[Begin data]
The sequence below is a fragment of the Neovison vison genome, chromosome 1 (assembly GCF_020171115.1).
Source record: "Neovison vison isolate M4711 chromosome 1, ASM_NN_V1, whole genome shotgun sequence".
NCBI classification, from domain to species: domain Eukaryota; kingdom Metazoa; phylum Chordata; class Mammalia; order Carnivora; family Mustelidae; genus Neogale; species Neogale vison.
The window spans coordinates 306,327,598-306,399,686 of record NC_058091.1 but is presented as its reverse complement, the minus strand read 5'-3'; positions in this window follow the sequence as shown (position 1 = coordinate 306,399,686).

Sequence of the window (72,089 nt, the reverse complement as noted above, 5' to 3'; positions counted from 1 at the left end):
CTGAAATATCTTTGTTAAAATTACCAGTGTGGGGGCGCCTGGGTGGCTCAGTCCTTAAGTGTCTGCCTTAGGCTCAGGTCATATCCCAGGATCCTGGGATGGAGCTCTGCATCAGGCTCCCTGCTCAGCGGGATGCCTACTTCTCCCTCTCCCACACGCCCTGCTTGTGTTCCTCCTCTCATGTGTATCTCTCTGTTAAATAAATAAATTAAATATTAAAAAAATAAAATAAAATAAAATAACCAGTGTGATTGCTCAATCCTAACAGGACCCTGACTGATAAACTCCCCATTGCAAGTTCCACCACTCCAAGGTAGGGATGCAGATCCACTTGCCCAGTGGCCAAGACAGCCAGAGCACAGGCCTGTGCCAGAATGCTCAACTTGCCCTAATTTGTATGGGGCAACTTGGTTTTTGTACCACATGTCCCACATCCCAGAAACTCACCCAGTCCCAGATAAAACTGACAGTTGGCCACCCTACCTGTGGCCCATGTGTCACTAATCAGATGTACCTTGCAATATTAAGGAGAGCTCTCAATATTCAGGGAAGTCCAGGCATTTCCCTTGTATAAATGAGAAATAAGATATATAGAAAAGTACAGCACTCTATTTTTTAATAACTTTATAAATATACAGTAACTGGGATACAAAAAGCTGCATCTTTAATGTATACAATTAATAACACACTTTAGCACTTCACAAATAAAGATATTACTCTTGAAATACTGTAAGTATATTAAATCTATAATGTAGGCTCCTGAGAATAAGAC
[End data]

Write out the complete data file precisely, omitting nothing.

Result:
The sequence below is a fragment of the Neovison vison genome, chromosome 1 (assembly GCF_020171115.1).
Source record: "Neovison vison isolate M4711 chromosome 1, ASM_NN_V1, whole genome shotgun sequence".
NCBI classification, from domain to species: domain Eukaryota; kingdom Metazoa; phylum Chordata; class Mammalia; order Carnivora; family Mustelidae; genus Neogale; species Neogale vison.
The window spans coordinates 306,327,598-306,399,686 of record NC_058091.1 but is presented as its reverse complement, the minus strand read 5'-3'; positions in this window follow the sequence as shown (position 1 = coordinate 306,399,686).

Sequence of the window (72,089 nt, the reverse complement as noted above, 5' to 3'; positions counted from 1 at the left end):
CTGAAATATCTTTGTTAAAATTACCAGTGTGGGGGCGCCTGGGTGGCTCAGTCCTTAAGTGTCTGCCTTAGGCTCAGGTCATATCCCAGGATCCTGGGATGGAGCTCTGCATCAGGCTCCCTGCTCAGCGGGATGCCTACTTCTCCCTCTCCCACACGCCCTGCTTGTGTTCCTCCTCTCATGTGTATCTCTCTGTTAAATAAATAAATTAAATATTAAAAAAATAAAATAAAATAAAATAACCAGTGTGATTGCTCAATCCTAACAGGACCCTGACTGATAAACTCCCCATTGCAAGTTCCACCACTCCAAGGTAGGGATGCAGATCCACTTGCCCAGTGGCCAAGACAGCCAGAGCACAGGCCTGTGCCAGAATGCTCAACTTGCCCTAATTTGTATGGGGCAACTTGGTTTTTGTACCACATGTCCCACATCCCAGAAACTCACCCAGTCCCAGATAAAACTGACAGTTGGCCACCCTACCTGTGGCCCATGTGTCACTAATCAGATGTACCTTGCAATATTAAGGAGAGCTCTCAATATTCAGGGAAGTCCAGGCATTTCCCTTGTATAAATGAGAAATAAGATATATAGAAAAGTACAGCACTCTATTTTTTAATAACTTTATAAATATACAGTAACTGGGATACAAAAAGCTGCATCTTTAATGTATACAATTAATAACACACTTTAGCACTTCACAAATAAAGATATTACTCTTGAAATACTGTAAGTATATTAAATCTATAATGTAGGCTCCTGAGAATAAGAC